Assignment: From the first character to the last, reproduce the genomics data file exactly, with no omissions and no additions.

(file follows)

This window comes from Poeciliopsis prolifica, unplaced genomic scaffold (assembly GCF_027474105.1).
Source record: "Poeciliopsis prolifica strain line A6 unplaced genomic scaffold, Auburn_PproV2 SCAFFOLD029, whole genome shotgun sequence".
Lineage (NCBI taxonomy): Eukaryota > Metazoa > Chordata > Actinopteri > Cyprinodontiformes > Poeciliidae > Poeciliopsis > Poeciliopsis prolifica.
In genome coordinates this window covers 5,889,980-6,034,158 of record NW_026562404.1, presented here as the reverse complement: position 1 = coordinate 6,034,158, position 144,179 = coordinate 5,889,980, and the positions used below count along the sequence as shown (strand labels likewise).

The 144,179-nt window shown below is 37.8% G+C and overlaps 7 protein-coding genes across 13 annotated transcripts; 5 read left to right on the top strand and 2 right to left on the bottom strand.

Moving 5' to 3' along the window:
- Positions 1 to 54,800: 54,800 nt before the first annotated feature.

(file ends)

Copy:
This window comes from Poeciliopsis prolifica, unplaced genomic scaffold (assembly GCF_027474105.1).
Source record: "Poeciliopsis prolifica strain line A6 unplaced genomic scaffold, Auburn_PproV2 SCAFFOLD029, whole genome shotgun sequence".
Lineage (NCBI taxonomy): Eukaryota > Metazoa > Chordata > Actinopteri > Cyprinodontiformes > Poeciliidae > Poeciliopsis > Poeciliopsis prolifica.
In genome coordinates this window covers 5,889,980-6,034,158 of record NW_026562404.1, presented here as the reverse complement: position 1 = coordinate 6,034,158, position 144,179 = coordinate 5,889,980, and the positions used below count along the sequence as shown (strand labels likewise).

The 144,179-nt window shown below is 37.8% G+C and overlaps 7 protein-coding genes across 13 annotated transcripts; 5 read left to right on the top strand and 2 right to left on the bottom strand.

Moving 5' to 3' along the window:
- Positions 1 to 54,800: 54,800 nt before the first annotated feature.